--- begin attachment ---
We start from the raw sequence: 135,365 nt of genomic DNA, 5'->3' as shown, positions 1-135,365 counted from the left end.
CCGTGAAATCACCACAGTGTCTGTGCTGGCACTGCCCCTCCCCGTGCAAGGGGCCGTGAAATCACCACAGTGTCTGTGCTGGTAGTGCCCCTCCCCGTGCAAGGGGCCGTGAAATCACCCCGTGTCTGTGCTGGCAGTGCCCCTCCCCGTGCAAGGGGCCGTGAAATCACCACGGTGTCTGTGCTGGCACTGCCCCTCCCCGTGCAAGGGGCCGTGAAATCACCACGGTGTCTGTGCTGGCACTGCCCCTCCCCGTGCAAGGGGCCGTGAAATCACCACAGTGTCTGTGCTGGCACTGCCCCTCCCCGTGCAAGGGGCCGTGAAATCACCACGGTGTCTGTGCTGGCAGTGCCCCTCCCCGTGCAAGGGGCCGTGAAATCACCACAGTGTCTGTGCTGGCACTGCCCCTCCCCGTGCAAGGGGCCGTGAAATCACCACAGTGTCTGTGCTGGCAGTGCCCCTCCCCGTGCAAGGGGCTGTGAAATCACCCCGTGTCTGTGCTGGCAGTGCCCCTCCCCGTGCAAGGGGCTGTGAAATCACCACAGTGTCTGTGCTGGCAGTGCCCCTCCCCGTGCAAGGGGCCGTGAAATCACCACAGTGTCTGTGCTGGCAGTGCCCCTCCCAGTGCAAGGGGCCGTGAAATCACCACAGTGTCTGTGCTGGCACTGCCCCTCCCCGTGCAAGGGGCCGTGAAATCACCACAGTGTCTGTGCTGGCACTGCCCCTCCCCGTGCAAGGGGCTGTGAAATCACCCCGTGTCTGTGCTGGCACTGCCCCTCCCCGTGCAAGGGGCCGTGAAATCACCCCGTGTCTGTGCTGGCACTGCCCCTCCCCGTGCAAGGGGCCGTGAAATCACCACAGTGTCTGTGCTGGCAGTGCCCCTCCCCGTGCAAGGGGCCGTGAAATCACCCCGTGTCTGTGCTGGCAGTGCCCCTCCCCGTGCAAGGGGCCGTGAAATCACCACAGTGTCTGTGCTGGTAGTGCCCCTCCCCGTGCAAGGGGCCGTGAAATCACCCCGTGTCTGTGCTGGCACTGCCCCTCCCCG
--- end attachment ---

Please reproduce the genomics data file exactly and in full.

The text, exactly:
We start from the raw sequence: 135,365 nt of genomic DNA, 5'->3' as shown, positions 1-135,365 counted from the left end.
CCGTGAAATCACCACAGTGTCTGTGCTGGCACTGCCCCTCCCCGTGCAAGGGGCCGTGAAATCACCACAGTGTCTGTGCTGGTAGTGCCCCTCCCCGTGCAAGGGGCCGTGAAATCACCCCGTGTCTGTGCTGGCAGTGCCCCTCCCCGTGCAAGGGGCCGTGAAATCACCACGGTGTCTGTGCTGGCACTGCCCCTCCCCGTGCAAGGGGCCGTGAAATCACCACGGTGTCTGTGCTGGCACTGCCCCTCCCCGTGCAAGGGGCCGTGAAATCACCACAGTGTCTGTGCTGGCACTGCCCCTCCCCGTGCAAGGGGCCGTGAAATCACCACGGTGTCTGTGCTGGCAGTGCCCCTCCCCGTGCAAGGGGCCGTGAAATCACCACAGTGTCTGTGCTGGCACTGCCCCTCCCCGTGCAAGGGGCCGTGAAATCACCACAGTGTCTGTGCTGGCAGTGCCCCTCCCCGTGCAAGGGGCTGTGAAATCACCCCGTGTCTGTGCTGGCAGTGCCCCTCCCCGTGCAAGGGGCTGTGAAATCACCACAGTGTCTGTGCTGGCAGTGCCCCTCCCCGTGCAAGGGGCCGTGAAATCACCACAGTGTCTGTGCTGGCAGTGCCCCTCCCAGTGCAAGGGGCCGTGAAATCACCACAGTGTCTGTGCTGGCACTGCCCCTCCCCGTGCAAGGGGCCGTGAAATCACCACAGTGTCTGTGCTGGCACTGCCCCTCCCCGTGCAAGGGGCTGTGAAATCACCCCGTGTCTGTGCTGGCACTGCCCCTCCCCGTGCAAGGGGCCGTGAAATCACCCCGTGTCTGTGCTGGCACTGCCCCTCCCCGTGCAAGGGGCCGTGAAATCACCACAGTGTCTGTGCTGGCAGTGCCCCTCCCCGTGCAAGGGGCCGTGAAATCACCCCGTGTCTGTGCTGGCAGTGCCCCTCCCCGTGCAAGGGGCCGTGAAATCACCACAGTGTCTGTGCTGGTAGTGCCCCTCCCCGTGCAAGGGGCCGTGAAATCACCCCGTGTCTGTGCTGGCACTGCCCCTCCCCG